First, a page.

Egyptian Christian children gather round the country’s flag in a group activity, Aug 2012

The churches of Egypt are temporarily shutting down their summer activities.

“I asked all our churches and conference centres to cancel their trips and events for the next three weeks,” Dr. Andrea Zaki, president of the Protestant Churches of Egypt, told World Watch Monitor. “There is news they could be targeted by radicals.”

An unofficial translation of his official statement reads: “Warm greetings in the name of Jesus. In light of recent developments, please stop all church trips and conferences [for] the next three weeks of July 2017. This is a serious matter. Any trip or conference [that continues] will be the personal responsibility of the organiser.”

Zaki confirmed the information came directly from the security agencies. Fr Boules Halim, official spokesman for the Coptic Orthodox Church, told World Watch Monitor his denomination issued similar instructions, asking churches to wait for further information once the three-week moratorium expires.

The announcement comes six weeks after an Ascension Day church trip to the St Samuel Monastery in Minya was ambushed by the Islamic State group (on 26 May). Thirty Copts were killed in the attack, including women and children.

A recent uptick in targeted violence has left five Copts murdered mysteriously in the past six weeks, as reported by World Watch Monitor.

Hundreds of Copts fled their homes in Sinai in March, warned by IS via flyers amid individual killings.

Labelled “our favourite prey” by IS, dozens more were killed in suicide bombings in Tanta and Alexandria on Palm Sunday, and in Cairo just before Christmas.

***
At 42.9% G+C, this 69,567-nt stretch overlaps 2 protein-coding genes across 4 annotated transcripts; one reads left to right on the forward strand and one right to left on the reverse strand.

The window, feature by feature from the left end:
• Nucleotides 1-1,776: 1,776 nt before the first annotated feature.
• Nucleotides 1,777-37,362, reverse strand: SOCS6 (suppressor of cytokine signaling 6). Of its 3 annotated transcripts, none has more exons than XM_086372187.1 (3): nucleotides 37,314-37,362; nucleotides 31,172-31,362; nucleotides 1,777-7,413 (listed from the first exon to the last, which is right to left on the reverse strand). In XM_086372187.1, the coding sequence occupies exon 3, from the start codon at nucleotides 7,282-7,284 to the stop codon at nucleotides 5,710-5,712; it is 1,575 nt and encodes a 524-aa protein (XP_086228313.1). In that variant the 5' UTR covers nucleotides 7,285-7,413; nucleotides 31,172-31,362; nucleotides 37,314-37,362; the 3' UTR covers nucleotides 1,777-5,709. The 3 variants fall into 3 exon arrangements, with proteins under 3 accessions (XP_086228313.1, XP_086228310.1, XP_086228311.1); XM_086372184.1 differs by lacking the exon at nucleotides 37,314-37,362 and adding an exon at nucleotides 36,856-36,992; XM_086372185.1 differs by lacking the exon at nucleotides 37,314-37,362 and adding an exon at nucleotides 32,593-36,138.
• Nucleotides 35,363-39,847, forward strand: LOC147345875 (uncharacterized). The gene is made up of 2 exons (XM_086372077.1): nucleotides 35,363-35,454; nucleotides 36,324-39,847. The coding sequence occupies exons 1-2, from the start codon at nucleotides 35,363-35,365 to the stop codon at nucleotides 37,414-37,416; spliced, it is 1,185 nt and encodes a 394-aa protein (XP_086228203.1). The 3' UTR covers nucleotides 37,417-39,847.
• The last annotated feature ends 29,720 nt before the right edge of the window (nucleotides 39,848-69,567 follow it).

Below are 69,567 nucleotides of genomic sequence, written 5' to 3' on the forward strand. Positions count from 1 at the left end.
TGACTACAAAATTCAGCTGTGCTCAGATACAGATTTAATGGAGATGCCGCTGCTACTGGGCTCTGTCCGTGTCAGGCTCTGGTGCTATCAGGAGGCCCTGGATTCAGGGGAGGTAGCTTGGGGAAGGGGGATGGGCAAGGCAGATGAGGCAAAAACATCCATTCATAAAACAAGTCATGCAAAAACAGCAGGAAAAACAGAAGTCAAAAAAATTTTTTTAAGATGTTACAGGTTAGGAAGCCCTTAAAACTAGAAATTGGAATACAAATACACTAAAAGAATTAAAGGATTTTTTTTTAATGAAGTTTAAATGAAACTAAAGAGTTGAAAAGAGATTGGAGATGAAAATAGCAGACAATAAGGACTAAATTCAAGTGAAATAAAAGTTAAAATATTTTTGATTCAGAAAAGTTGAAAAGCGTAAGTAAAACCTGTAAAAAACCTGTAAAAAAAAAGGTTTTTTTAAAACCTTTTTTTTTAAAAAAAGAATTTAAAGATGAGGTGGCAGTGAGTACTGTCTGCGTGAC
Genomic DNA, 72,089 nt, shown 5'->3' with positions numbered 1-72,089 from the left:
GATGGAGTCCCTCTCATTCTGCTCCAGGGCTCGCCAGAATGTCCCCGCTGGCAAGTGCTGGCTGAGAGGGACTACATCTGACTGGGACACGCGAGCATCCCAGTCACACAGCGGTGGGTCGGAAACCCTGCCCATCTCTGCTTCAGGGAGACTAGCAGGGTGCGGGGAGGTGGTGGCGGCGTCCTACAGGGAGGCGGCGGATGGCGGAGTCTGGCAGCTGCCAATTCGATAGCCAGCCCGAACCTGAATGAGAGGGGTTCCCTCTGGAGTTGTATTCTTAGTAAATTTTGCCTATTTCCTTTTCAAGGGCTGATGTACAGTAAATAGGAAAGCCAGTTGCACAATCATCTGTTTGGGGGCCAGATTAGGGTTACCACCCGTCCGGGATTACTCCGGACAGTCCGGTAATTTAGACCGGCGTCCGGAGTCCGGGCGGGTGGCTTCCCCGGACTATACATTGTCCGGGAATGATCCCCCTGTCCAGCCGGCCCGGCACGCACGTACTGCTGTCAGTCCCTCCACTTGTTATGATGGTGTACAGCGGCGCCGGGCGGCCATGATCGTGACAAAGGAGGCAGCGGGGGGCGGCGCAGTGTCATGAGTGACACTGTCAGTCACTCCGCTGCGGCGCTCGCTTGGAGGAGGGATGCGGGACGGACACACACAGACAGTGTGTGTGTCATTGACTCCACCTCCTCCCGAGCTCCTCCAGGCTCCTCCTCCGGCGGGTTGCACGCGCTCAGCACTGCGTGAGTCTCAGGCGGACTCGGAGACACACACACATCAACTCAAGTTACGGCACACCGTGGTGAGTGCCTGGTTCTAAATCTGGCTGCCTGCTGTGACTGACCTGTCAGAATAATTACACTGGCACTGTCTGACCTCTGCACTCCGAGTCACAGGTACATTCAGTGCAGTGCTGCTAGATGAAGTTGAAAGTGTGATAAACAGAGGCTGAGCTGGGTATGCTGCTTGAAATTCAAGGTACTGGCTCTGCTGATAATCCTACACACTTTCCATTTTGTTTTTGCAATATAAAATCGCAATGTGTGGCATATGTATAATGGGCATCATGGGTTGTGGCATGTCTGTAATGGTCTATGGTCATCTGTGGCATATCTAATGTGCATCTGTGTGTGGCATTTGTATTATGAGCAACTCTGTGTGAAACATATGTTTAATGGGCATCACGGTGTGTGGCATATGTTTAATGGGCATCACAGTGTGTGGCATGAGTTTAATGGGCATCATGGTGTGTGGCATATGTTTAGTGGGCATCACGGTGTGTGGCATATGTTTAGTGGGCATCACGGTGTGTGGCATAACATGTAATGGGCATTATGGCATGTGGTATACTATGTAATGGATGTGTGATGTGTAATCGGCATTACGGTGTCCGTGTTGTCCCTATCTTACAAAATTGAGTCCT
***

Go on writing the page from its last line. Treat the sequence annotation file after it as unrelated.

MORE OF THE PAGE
There is no estimate for the scope of activity affected by the order, but church trips and conferences for all ages represent a popular summer activity for Christians, and one many (especially children) eagerly anticipate all year.

Large crowd gatherings such as this for about 11,000 Egyptian Christian young people may be at risk of cancellation after today’s warning

It may also further damage the Copts’ internal economy.

The historic Lillian Trasher Orphanage in Asyut, 200 miles south of Cairo, stated that many donations come from regularly-welcomed church outings to its facility. The orphanage can receive over 15 visits per month, a spokesman said.

The orphanage staff were also forced to cancel an overnight outing organised for their own high-school boys and girls, a fun opportunity for the orphans.

But the order will hardly affect the Apostolic Church of Ismailia in the Suez Canal region, said its pastor Saeed Awad. He has refrained from organising church trips to religious sites for the past three years, though he said it is safe inside Ismailia and to the west.

“We are on the front lines,” he said of his city bordering the Sinai, 70 miles east of Cairo. “We are the first city ISIS would come to.”

Yet despite the threats, Coptic Orthodox Bishop Thomas plans to keep open his popular Anafora retreat centre – for individuals, not groups.

“Being careful is important, and security measures are necessary,” he said. “But it is vital we don’t spread fear among the people.”

Fearful or not, the churches are taking the issue seriously.

“We are all cooperating for the safety of our country and our people,” Zaki said. “That is all.”